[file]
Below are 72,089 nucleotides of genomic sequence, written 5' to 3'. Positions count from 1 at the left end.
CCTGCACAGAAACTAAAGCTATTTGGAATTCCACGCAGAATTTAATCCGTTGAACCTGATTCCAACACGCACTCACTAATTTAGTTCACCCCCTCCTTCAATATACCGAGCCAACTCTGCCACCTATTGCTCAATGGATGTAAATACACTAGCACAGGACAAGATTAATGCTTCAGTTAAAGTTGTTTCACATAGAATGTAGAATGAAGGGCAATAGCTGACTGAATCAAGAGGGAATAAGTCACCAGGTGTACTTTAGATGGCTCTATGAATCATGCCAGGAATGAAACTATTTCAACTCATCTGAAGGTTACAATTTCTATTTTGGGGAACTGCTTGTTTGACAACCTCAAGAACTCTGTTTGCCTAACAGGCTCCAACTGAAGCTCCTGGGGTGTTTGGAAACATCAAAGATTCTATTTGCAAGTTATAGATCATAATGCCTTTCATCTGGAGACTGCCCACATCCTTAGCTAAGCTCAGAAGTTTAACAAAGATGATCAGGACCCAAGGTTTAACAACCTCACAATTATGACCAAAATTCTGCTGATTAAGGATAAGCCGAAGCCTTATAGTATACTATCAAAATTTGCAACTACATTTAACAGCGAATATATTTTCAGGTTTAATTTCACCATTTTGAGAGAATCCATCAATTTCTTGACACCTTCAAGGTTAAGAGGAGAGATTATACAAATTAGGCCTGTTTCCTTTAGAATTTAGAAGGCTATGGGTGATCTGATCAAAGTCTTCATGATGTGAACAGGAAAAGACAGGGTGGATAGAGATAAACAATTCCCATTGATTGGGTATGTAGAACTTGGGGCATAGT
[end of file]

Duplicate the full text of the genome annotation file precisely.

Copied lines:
Below are 72,089 nucleotides of genomic sequence, written 5' to 3'. Positions count from 1 at the left end.
CCTGCACAGAAACTAAAGCTATTTGGAATTCCACGCAGAATTTAATCCGTTGAACCTGATTCCAACACGCACTCACTAATTTAGTTCACCCCCTCCTTCAATATACCGAGCCAACTCTGCCACCTATTGCTCAATGGATGTAAATACACTAGCACAGGACAAGATTAATGCTTCAGTTAAAGTTGTTTCACATAGAATGTAGAATGAAGGGCAATAGCTGACTGAATCAAGAGGGAATAAGTCACCAGGTGTACTTTAGATGGCTCTATGAATCATGCCAGGAATGAAACTATTTCAACTCATCTGAAGGTTACAATTTCTATTTTGGGGAACTGCTTGTTTGACAACCTCAAGAACTCTGTTTGCCTAACAGGCTCCAACTGAAGCTCCTGGGGTGTTTGGAAACATCAAAGATTCTATTTGCAAGTTATAGATCATAATGCCTTTCATCTGGAGACTGCCCACATCCTTAGCTAAGCTCAGAAGTTTAACAAAGATGATCAGGACCCAAGGTTTAACAACCTCACAATTATGACCAAAATTCTGCTGATTAAGGATAAGCCGAAGCCTTATAGTATACTATCAAAATTTGCAACTACATTTAACAGCGAATATATTTTCAGGTTTAATTTCACCATTTTGAGAGAATCCATCAATTTCTTGACACCTTCAAGGTTAAGAGGAGAGATTATACAAATTAGGCCTGTTTCCTTTAGAATTTAGAAGGCTATGGGTGATCTGATCAAAGTCTTCATGATGTGAACAGGAAAAGACAGGGTGGATAGAGATAAACAATTCCCATTGATTGGGTATGTAGAACTTGGGGCATAGT